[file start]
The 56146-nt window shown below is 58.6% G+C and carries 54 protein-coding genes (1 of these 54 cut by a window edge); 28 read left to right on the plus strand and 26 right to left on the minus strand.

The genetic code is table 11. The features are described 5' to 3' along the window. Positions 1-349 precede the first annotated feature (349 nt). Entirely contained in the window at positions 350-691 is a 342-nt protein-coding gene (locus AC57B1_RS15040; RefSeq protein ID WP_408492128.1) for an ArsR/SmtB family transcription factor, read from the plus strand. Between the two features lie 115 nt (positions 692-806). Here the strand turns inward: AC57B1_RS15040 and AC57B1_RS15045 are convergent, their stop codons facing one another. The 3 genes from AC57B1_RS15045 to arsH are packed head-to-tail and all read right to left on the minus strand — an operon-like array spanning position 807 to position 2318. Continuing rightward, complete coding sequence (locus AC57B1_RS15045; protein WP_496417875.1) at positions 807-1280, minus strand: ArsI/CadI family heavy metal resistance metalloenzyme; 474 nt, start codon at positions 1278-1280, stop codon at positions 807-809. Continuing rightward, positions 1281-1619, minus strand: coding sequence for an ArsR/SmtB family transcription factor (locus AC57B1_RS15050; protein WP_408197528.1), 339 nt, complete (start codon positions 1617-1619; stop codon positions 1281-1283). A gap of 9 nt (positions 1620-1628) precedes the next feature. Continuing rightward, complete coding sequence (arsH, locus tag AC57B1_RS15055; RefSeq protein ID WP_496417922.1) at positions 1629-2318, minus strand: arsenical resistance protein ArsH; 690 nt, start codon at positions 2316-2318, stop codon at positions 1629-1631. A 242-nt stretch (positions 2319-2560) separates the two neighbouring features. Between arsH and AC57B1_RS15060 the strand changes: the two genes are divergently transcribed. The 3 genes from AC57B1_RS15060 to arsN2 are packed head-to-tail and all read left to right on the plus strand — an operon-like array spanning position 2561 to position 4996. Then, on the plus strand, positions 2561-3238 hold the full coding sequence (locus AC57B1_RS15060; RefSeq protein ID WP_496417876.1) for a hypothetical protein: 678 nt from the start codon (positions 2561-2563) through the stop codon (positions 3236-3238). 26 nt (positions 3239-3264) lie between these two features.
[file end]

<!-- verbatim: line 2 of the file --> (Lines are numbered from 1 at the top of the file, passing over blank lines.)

The genetic code is table 11. The features are described 5' to 3' along the window. Positions 1-349 precede the first annotated feature (349 nt). Entirely contained in the window at positions 350-691 is a 342-nt protein-coding gene (locus AC57B1_RS15040; RefSeq protein ID WP_408492128.1) for an ArsR/SmtB family transcription factor, read from the plus strand. Between the two features lie 115 nt (positions 692-806). Here the strand turns inward: AC57B1_RS15040 and AC57B1_RS15045 are convergent, their stop codons facing one another. The 3 genes from AC57B1_RS15045 to arsH are packed head-to-tail and all read right to left on the minus strand — an operon-like array spanning position 807 to position 2318. Continuing rightward, complete coding sequence (locus AC57B1_RS15045; protein WP_496417875.1) at positions 807-1280, minus strand: ArsI/CadI family heavy metal resistance metalloenzyme; 474 nt, start codon at positions 1278-1280, stop codon at positions 807-809. Continuing rightward, positions 1281-1619, minus strand: coding sequence for an ArsR/SmtB family transcription factor (locus AC57B1_RS15050; protein WP_408197528.1), 339 nt, complete (start codon positions 1617-1619; stop codon positions 1281-1283). A gap of 9 nt (positions 1620-1628) precedes the next feature. Continuing rightward, complete coding sequence (arsH, locus tag AC57B1_RS15055; RefSeq protein ID WP_496417922.1) at positions 1629-2318, minus strand: arsenical resistance protein ArsH; 690 nt, start codon at positions 2316-2318, stop codon at positions 1629-1631. A 242-nt stretch (positions 2319-2560) separates the two neighbouring features. Between arsH and AC57B1_RS15060 the strand changes: the two genes are divergently transcribed. The 3 genes from AC57B1_RS15060 to arsN2 are packed head-to-tail and all read left to right on the plus strand — an operon-like array spanning position 2561 to position 4996. Then, on the plus strand, positions 2561-3238 hold the full coding sequence (locus AC57B1_RS15060; RefSeq protein ID WP_496417876.1) for a hypothetical protein: 678 nt from the start codon (positions 2561-2563) through the stop codon (positions 3236-3238). 26 nt (positions 3239-3264) lie between these two features.